In American culture, especially since 2003, the rationalizations for war differ based on the audience, and diplomatic, electoral and media discourses maintain the pretense of a War on Terror that is not a war of religion.  I stated this to Keren and she said she’s been watching Fox News nonstop and the wars are commonly referred to as religious. Included in the back room are three audio recordings, including the testimony of Brandon Bryant, a rural American that took a drone operator job and later testified that his colleagues learned their craft on video games, that many of them believed devoutly in Christian Zionism, and that the use of drones to kill unknown people in foreign countries was indiscriminate.  In her video New Jerusalem, she produced a chamber piece performed for Jerusalem’s mayor and city council in which the cantor sings a libretto made up of the classified 1967 plan to maintain a Jewish majority for the planned capitol. As with her use of propaganda in the Great Seal and a US-Israeli national anthem for which the audience was made to stand, she reveals the dominant ideology that is hiding in plain sight.

Also ending Saturday downtown are two short Eugenio Dittborn films in the basement of 47 Walker along with new Polke-influenced paintings of his (above), characteristically air mailed to the host gallery.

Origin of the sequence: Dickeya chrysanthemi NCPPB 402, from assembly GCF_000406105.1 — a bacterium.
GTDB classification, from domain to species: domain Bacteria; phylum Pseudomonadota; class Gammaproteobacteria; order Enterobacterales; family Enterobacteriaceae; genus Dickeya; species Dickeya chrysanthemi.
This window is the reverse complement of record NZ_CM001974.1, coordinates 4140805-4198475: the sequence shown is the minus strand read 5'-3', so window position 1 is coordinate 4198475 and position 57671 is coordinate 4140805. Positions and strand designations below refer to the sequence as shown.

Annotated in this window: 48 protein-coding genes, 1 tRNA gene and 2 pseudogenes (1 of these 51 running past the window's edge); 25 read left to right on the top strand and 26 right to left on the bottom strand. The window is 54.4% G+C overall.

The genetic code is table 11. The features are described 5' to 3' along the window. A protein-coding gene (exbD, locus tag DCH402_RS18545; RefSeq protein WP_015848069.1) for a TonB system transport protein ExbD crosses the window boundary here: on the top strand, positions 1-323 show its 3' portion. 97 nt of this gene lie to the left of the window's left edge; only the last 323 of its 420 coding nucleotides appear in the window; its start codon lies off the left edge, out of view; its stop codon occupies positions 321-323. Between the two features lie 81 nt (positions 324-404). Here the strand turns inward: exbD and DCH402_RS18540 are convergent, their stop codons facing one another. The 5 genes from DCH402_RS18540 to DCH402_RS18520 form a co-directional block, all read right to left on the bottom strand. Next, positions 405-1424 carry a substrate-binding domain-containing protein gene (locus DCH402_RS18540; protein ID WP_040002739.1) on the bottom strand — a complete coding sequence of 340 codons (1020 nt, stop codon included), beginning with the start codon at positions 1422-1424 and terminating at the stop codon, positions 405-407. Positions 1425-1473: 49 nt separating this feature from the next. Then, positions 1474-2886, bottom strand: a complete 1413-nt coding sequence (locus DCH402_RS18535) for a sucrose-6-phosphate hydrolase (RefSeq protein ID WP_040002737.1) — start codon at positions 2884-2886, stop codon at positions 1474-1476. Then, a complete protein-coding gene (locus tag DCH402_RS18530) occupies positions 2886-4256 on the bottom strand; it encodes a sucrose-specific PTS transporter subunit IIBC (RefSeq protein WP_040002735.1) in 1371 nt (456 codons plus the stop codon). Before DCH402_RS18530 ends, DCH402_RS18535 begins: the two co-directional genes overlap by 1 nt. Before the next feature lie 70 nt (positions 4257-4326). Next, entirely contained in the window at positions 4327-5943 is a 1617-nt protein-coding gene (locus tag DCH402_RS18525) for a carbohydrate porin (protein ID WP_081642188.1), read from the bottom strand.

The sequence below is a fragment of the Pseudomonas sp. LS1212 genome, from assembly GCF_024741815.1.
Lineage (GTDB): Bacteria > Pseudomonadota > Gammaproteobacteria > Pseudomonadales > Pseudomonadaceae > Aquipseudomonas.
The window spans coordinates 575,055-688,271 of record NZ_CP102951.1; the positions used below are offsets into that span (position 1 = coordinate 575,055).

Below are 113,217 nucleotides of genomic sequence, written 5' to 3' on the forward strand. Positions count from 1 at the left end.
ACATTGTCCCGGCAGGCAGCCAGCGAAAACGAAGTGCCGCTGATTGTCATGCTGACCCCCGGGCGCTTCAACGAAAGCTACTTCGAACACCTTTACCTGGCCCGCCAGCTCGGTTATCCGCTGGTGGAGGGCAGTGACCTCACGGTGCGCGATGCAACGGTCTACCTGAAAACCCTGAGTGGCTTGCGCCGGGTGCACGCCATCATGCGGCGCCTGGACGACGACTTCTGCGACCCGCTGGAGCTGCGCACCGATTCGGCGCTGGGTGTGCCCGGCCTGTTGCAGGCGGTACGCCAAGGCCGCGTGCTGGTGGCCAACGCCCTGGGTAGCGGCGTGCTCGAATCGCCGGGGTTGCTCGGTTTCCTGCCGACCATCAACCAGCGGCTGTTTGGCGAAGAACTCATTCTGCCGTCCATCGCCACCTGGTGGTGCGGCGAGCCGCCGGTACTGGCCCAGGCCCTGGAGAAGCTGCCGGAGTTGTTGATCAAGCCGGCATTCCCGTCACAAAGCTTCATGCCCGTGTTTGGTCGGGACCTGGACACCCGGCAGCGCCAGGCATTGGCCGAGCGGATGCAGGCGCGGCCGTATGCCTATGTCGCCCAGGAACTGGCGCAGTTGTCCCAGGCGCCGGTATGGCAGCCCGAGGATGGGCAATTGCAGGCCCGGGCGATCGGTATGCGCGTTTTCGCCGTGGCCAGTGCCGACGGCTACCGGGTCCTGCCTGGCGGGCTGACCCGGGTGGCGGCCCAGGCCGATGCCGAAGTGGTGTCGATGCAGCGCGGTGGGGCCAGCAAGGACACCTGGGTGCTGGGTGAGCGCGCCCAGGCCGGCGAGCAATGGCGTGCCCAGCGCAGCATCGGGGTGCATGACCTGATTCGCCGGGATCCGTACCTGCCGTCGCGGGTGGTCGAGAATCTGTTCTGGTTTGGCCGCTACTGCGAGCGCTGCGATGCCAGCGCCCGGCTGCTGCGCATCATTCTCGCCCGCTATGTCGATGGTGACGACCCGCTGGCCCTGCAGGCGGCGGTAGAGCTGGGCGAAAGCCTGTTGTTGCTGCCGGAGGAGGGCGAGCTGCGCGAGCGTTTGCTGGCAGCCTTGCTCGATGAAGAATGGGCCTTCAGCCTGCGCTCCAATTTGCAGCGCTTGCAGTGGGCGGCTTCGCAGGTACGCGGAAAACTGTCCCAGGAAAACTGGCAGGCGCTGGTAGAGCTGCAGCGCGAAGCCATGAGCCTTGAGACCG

13 June 2018

What's up for four more days..

Chichiriviche, 1960/2014
Up til this Saturday at Henrique Faria (35 e 67th, 4th fl): Alfredo Cortina's photographs of his wife, the Venezuelan poet and playwright Elizabeth Schön, who wrote in 2003 of "un sentimiento reflexivo-intuitivo, llega mucho más allá que el simple hecho del ver" ("a reflective-intuitive feeling goes far beyond the simple fact of seeing"), "como propone Rilke: '…dulcemente debo desprenderme de la apariencia…' Solamente desprendiéndonos de ella, nos acercamos más a ese silencio absoluto que existe y al que no podemos atrapar" ("..as Rilke proposes: '..sweetly I must detach myself from appearance..' Only by detaching ourselves from it, do we get closer to that absolute silence that exists and that we can not entrap..")

Sin título, 1965/2014

A shot from 1957 depicts Carlos Puche photographing her in a rural doorway..

Sin título, 1957/2014